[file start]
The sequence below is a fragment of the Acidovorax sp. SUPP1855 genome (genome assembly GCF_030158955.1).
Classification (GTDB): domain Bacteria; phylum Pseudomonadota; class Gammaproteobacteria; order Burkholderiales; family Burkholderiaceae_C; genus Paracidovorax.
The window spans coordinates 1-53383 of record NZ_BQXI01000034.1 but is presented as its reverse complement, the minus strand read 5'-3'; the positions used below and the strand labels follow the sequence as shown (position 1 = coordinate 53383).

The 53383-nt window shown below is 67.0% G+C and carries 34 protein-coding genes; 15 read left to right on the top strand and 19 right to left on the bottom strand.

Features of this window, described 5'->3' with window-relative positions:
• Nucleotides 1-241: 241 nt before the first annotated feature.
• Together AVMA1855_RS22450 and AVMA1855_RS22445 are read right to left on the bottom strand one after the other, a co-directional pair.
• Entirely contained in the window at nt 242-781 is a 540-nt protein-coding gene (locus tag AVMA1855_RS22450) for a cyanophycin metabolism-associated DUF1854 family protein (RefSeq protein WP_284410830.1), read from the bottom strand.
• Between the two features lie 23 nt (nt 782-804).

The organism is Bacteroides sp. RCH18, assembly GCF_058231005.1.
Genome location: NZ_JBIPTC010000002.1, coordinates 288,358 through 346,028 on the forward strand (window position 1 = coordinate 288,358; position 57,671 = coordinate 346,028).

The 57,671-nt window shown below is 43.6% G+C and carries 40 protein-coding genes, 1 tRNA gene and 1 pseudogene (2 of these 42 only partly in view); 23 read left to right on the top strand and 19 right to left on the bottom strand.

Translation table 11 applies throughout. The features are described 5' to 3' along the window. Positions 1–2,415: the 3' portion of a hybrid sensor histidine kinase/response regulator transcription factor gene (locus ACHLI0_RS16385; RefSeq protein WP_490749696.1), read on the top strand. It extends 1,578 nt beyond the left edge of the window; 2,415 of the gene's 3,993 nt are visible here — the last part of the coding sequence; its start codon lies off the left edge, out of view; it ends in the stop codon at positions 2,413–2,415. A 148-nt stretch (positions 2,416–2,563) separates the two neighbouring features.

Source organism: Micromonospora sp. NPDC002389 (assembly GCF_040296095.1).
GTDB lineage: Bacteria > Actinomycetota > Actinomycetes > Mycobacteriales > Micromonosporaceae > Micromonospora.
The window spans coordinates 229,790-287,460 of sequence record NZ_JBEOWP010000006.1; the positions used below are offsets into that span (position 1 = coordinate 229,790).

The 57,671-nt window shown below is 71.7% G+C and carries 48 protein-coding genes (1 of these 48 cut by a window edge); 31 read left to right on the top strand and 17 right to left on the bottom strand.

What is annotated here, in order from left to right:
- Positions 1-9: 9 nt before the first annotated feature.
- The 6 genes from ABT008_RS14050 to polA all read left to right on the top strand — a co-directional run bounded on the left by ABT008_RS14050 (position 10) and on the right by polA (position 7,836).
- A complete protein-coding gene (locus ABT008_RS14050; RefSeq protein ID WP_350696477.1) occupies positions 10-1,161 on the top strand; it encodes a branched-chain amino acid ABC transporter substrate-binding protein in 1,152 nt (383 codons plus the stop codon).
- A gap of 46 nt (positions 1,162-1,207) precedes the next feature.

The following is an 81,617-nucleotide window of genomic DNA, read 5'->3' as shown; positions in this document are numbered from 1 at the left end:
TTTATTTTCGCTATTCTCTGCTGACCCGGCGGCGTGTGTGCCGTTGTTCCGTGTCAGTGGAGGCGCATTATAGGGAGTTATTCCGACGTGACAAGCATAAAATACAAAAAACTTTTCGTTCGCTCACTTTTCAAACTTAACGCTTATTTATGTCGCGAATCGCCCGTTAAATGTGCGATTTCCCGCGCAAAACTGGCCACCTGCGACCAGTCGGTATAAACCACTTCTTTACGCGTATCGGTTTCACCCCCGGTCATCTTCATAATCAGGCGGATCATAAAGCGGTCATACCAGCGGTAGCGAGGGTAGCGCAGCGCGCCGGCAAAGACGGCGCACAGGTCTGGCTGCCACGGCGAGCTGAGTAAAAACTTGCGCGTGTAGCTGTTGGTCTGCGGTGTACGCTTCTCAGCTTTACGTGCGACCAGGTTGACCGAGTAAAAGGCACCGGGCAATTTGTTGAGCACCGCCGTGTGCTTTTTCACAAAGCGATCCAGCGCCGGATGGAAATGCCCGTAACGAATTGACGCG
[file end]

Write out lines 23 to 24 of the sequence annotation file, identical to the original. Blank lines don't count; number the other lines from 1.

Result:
The following is an 81,617-nucleotide window of genomic DNA, read 5'->3' as shown; positions in this document are numbered from 1 at the left end:
TTTATTTTCGCTATTCTCTGCTGACCCGGCGGCGTGTGTGCCGTTGTTCCGTGTCAGTGGAGGCGCATTATAGGGAGTTATTCCGACGTGACAAGCATAAAATACAAAAAACTTTTCGTTCGCTCACTTTTCAAACTTAACGCTTATTTATGTCGCGAATCGCCCGTTAAATGTGCGATTTCCCGCGCAAAACTGGCCACCTGCGACCAGTCGGTATAAACCACTTCTTTACGCGTATCGGTTTCACCCCCGGTCATCTTCATAATCAGGCGGATCATAAAGCGGTCATACCAGCGGTAGCGAGGGTAGCGCAGCGCGCCGGCAAAGACGGCGCACAGGTCTGGCTGCCACGGCGAGCTGAGTAAAAACTTGCGCGTGTAGCTGTTGGTCTGCGGTGTACGCTTCTCAGCTTTACGTGCGACCAGGTTGACCGAGTAAAAGGCACCGGGCAATTTGTTGAGCACCGCCGTGTGCTTTTTCACAAAGCGATCCAGCGCCGGATGGAAATGCCCGTAACGAATTGACGCG